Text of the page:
Stress and fatigue have been identified as key causes of agricultural accidents by researchers from the University of Aberdeen in the UK.
The NTSAg group researches the role of non-technical skills in farming and this project investigated ‘situation awareness’, broadly defined as ‘knowing what is happening around you’.
They found that lapses in situation awareness, related to stress and fatigue, were a main contributing factor in farming accidents.
Agriculture is the most dangerous industry in the UK, measured by fatality and injury rate, and, according to the HSE UK, farm deaths rose by 60% this year to a total of 34 fatalities, significantly higher than the five-year average.
Researcher Ilinca-Ruxandra Tone interviewed 15 farmers from Ireland and the UK.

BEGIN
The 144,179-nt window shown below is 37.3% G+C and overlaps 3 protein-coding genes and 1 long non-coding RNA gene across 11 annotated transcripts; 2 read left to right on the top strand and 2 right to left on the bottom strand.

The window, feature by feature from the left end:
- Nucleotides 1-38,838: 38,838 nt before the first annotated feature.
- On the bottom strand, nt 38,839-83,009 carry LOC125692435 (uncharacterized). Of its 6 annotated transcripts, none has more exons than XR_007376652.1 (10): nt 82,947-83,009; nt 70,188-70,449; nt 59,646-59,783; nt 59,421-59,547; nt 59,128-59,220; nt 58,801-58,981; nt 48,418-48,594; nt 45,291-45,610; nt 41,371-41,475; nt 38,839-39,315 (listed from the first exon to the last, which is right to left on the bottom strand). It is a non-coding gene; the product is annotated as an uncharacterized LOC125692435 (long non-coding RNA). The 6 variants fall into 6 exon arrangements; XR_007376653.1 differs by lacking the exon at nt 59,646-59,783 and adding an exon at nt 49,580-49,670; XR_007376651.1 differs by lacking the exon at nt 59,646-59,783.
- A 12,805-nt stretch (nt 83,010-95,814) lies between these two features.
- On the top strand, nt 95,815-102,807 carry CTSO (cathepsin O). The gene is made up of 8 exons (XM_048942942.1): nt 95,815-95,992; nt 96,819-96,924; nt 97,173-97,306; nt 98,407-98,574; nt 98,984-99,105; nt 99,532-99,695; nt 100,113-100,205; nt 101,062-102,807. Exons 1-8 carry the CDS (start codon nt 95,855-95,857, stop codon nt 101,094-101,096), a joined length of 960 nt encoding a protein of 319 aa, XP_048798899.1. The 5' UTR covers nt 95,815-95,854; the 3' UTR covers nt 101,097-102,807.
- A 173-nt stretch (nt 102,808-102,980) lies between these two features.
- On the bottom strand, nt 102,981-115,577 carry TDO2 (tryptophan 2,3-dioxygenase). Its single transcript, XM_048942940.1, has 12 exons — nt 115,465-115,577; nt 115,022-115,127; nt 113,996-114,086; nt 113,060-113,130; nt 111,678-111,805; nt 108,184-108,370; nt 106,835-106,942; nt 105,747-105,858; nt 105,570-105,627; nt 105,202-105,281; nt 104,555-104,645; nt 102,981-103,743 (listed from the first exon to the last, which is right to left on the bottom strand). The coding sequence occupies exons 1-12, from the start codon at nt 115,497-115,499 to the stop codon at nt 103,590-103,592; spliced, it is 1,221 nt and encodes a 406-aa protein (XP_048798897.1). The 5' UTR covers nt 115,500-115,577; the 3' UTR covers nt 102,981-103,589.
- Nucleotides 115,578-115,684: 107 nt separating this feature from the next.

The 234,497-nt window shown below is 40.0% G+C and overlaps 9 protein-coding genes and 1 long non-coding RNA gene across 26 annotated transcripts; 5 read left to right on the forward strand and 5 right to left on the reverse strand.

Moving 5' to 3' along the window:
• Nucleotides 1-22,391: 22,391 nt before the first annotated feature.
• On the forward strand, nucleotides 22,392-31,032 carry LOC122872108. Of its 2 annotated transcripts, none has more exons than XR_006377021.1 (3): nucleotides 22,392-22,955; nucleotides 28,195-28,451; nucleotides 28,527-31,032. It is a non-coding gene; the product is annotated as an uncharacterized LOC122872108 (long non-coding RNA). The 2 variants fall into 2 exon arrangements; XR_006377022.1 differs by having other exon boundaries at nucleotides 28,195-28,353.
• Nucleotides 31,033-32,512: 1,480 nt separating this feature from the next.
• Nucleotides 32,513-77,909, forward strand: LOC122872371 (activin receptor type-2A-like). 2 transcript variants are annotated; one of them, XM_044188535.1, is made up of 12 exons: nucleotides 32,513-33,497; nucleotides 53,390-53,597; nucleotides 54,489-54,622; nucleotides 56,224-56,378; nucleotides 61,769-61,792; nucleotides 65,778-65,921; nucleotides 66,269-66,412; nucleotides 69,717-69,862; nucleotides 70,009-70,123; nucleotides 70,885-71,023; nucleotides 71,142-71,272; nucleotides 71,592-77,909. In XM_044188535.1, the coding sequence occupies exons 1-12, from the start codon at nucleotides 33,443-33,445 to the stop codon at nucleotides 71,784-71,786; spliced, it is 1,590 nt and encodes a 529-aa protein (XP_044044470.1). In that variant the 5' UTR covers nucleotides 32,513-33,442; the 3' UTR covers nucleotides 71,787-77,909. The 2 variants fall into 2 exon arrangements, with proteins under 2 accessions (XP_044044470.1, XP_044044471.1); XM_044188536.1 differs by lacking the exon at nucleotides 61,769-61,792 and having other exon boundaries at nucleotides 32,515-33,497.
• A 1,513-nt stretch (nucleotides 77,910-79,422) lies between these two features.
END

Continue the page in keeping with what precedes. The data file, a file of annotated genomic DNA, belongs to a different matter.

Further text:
They were asked to describe a farming accident when they were tired or stressed, followed by several questions about their general experience of stress and fatigue in farming.
The results showed that situation awareness lapses were present in all accidents and incidents reported and that many lapses occurred at the ‘perception’ level, such as a failure to notice something.
Other lapses in situation awareness were described at the ‘comprehension’ level, in the form of an incorrect or incomplete understanding of the situation, such as misjudging the size of a vehicle.
Change of equipment
Some of these incidents were attributed to a recent change in equipment or machinery, or over-familiarity with existing equipment.
Tone explains: “We found consistently that farmers’ stress and fatigue can negatively affect their mental picture of what is going on, which leads to accidents and incidents.
“This is hugely significant, given that stress and fatigue are prevalent issues in agriculture, alongside more serious mental health issues, and our findings extend our knowledge to establish a link between stress and fatigue and situation awareness.”